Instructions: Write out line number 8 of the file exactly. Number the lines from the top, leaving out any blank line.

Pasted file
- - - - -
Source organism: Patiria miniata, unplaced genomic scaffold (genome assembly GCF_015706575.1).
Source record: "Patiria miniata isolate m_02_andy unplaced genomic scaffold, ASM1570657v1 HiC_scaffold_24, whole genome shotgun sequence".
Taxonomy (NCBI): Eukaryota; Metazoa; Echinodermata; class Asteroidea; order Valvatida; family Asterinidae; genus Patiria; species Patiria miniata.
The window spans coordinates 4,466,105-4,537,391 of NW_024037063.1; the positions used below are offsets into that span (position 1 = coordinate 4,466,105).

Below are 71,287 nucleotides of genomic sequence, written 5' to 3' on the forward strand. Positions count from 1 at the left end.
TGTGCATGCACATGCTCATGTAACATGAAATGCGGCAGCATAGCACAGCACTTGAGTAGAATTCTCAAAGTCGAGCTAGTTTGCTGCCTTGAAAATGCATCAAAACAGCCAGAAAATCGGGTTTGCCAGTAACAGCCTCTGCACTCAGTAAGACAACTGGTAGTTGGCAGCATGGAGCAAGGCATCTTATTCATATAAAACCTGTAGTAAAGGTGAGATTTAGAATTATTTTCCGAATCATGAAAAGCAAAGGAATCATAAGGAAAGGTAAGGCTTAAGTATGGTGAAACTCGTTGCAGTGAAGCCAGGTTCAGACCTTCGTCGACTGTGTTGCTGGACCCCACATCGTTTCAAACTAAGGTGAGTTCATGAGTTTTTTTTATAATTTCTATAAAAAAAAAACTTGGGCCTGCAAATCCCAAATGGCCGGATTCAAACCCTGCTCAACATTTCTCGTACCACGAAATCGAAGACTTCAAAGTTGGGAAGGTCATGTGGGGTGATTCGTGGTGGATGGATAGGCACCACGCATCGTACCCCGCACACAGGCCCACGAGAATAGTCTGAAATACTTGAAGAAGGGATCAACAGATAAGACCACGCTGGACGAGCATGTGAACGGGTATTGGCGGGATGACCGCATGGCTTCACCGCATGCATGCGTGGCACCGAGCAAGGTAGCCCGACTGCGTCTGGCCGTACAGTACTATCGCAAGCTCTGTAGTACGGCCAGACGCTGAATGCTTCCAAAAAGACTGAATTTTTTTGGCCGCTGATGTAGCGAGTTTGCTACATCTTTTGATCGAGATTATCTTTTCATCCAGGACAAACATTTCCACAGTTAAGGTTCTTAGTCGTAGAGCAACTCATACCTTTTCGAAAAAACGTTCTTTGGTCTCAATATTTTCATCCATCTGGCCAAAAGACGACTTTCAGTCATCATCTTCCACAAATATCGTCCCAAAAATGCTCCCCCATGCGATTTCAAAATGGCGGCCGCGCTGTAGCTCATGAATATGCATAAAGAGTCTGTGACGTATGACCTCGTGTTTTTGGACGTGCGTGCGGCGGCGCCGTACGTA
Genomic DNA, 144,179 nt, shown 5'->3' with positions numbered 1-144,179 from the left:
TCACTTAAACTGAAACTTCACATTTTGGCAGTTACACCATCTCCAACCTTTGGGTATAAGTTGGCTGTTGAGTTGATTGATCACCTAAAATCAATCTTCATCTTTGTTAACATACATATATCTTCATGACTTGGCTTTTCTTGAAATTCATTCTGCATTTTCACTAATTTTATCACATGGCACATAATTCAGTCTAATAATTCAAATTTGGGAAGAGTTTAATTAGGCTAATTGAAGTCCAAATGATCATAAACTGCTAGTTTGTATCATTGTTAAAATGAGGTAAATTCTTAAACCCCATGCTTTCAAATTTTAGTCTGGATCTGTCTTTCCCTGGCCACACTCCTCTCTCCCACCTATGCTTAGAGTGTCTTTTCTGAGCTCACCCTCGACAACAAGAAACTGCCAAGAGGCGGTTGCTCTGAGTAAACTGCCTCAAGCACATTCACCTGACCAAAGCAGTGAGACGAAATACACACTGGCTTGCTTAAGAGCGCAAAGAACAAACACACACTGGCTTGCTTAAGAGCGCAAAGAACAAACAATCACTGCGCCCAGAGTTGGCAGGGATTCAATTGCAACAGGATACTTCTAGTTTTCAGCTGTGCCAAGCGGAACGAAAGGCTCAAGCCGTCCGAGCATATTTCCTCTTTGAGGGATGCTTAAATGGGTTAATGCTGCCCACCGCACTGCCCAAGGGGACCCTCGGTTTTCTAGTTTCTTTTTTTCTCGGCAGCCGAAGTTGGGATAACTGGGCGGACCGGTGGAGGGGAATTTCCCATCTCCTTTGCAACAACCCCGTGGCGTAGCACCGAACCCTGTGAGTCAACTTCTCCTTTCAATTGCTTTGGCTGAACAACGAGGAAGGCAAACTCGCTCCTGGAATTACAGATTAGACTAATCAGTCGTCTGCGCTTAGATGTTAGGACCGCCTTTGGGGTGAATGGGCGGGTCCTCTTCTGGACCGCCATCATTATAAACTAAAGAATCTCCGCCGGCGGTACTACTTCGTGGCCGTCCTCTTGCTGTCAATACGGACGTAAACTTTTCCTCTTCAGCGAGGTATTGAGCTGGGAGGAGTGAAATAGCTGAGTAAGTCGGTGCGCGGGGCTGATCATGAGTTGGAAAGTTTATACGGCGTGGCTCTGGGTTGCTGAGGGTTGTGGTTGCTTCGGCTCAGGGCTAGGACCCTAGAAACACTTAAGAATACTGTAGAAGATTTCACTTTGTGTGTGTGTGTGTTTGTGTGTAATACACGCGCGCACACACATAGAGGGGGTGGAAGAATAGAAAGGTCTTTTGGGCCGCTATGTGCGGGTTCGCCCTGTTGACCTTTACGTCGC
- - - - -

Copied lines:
TCACTTAAACTGAAACTTCACATTTTGGCAGTTACACCATCTCCAACCTTTGGGTATAAGTTGGCTGTTGAGTTGATTGATCACCTAAAATCAATCTTCATCTTTGTTAACATACATATATCTTCATGACTTGGCTTTTCTTGAAATTCATTCTGCATTTTCACTAATTTTATCACATGGCACATAATTCAGTCTAATAATTCAAATTTGGGAAGAGTTTAATTAGGCTAATTGAAGTCCAAATGATCATAAACTGCTAGTTTGTATCATTGTTAAAATGAGGTAAATTCTTAAACCCCATGCTTTCAAATTTTAGTCTGGATCTGTCTTTCCCTGGCCACACTCCTCTCTCCCACCTATGCTTAGAGTGTCTTTTCTGAGCTCACCCTCGACAACAAGAAACTGCCAAGAGGCGGTTGCTCTGAGTAAACTGCCTCAAGCACATTCACCTGACCAAAGCAGTGAGACGAAATACACACTGGCTTGCTTAAGAGCGCAAAGAACAAACACACACTGGCTTGCTTAAGAGCGCAAAGAACAAACAATCACTGCGCCCAGAGTTGGCAGGGATTCAATTGCAACAGGATACTTCTAGTTTTCAGCTGTGCCAAGCGGAACGAAAGGCTCAAGCCGTCCGAGCATATTTCCTCTTTGAGGGATGCTTAAATGGGTTAATGCTGCCCACCGCACTGCCCAAGGGGACCCTCGGTTTTCTAGTTTCTTTTTTTCTCGGCAGCCGAAGTTGGGATAACTGGGCGGACCGGTGGAGGGGAATTTCCCATCTCCTTTGCAACAACCCCGTGGCGTAGCACCGAACCCTGTGAGTCAACTTCTCCTTTCAATTGCTTTGGCTGAACAACGAGGAAGGCAAACTCGCTCCTGGAATTACAGATTAGACTAATCAGTCGTCTGCGCTTAGATGTTAGGACCGCCTTTGGGGTGAATGGGCGGGTCCTCTTCTGGACCGCCATCATTATAAACTAAAGAATCTCCGCCGGCGGTACTACTTCGTGGCCGTCCTCTTGCTGTCAATACGGACGTAAACTTTTCCTCTTCAGCGAGGTATTGAGCTGGGAGGAGTGAAATAGCTGAGTAAGTCGGTGCGCGGGGCTGATCATGAGTTGGAAAGTTTATACGGCGTGGCTCTGGGTTGCTGAGGGTTGTGGTTGCTTCGGCTCAGGGCTAGGACCCTAGAAACACTTAAGAATACTGTAGAAGATTTCACTTTGTGTGTGTGTGTGTTTGTGTGTAATACACGCGCGCACACACATAGAGGGGGTGGAAGAATAGAAAGGTCTTTTGGGCCGCTATGTGCGGGTTCGCCCTGTTGACCTTTACGTCGC